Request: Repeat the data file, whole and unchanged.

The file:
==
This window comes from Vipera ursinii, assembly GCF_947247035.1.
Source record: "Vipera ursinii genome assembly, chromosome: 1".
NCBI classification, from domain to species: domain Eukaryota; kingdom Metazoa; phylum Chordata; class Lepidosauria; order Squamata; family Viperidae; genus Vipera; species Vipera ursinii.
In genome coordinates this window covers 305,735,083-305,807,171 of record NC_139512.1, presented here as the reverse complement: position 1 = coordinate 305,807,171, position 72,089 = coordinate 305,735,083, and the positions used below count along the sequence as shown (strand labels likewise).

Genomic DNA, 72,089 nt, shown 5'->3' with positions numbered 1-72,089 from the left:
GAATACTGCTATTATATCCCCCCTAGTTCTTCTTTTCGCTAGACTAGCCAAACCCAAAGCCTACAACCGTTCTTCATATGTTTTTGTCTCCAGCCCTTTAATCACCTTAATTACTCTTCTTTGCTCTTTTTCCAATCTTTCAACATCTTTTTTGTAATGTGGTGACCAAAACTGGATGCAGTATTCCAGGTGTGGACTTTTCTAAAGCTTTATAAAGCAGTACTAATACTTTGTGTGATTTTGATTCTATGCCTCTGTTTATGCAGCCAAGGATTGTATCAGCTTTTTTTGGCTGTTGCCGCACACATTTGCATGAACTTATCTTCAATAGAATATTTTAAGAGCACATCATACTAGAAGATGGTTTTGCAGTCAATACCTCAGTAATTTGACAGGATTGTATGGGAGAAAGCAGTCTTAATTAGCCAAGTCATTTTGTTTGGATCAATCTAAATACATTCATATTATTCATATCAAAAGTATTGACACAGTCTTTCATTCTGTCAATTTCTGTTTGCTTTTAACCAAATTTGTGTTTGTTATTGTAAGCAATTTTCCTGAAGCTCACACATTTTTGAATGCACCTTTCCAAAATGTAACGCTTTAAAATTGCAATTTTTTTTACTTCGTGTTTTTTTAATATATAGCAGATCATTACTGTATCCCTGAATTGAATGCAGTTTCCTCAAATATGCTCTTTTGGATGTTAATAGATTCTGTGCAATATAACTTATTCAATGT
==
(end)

This window comes from Vipera ursinii, assembly GCF_947247035.1.
Source record: "Vipera ursinii genome assembly, chromosome: 1".
NCBI classification, from domain to species: domain Eukaryota; kingdom Metazoa; phylum Chordata; class Lepidosauria; order Squamata; family Viperidae; genus Vipera; species Vipera ursinii.
In genome coordinates this window covers 305,735,083-305,807,171 of record NC_139512.1, presented here as the reverse complement: position 1 = coordinate 305,807,171, position 72,089 = coordinate 305,735,083, and the positions used below count along the sequence as shown (strand labels likewise).

Genomic DNA, 72,089 nt, shown 5'->3' with positions numbered 1-72,089 from the left:
GAATACTGCTATTATATCCCCCCTAGTTCTTCTTTTCGCTAGACTAGCCAAACCCAAAGCCTACAACCGTTCTTCATATGTTTTTGTCTCCAGCCCTTTAATCACCTTAATTACTCTTCTTTGCTCTTTTTCCAATCTTTCAACATCTTTTTTGTAATGTGGTGACCAAAACTGGATGCAGTATTCCAGGTGTGGACTTTTCTAAAGCTTTATAAAGCAGTACTAATACTTTGTGTGATTTTGATTCTATGCCTCTGTTTATGCAGCCAAGGATTGTATCAGCTTTTTTTGGCTGTTGCCGCACACATTTGCATGAACTTATCTTCAATAGAATATTTTAAGAGCACATCATACTAGAAGATGGTTTTGCAGTCAATACCTCAGTAATTTGACAGGATTGTATGGGAGAAAGCAGTCTTAATTAGCCAAGTCATTTTGTTTGGATCAATCTAAATACATTCATATTATTCATATCAAAAGTATTGACACAGTCTTTCATTCTGTCAATTTCTGTTTGCTTTTAACCAAATTTGTGTTTGTTATTGTAAGCAATTTTCCTGAAGCTCACACATTTTTGAATGCACCTTTCCAAAATGTAACGCTTTAAAATTGCAATTTTTTTTACTTCGTGTTTTTTTAATATATAGCAGATCATTACTGTATCCCTGAATTGAATGCAGTTTCCTCAAATATGCTCTTTTGGATGTTAATAGATTCTGTGCAATATAACTTATTCAATGT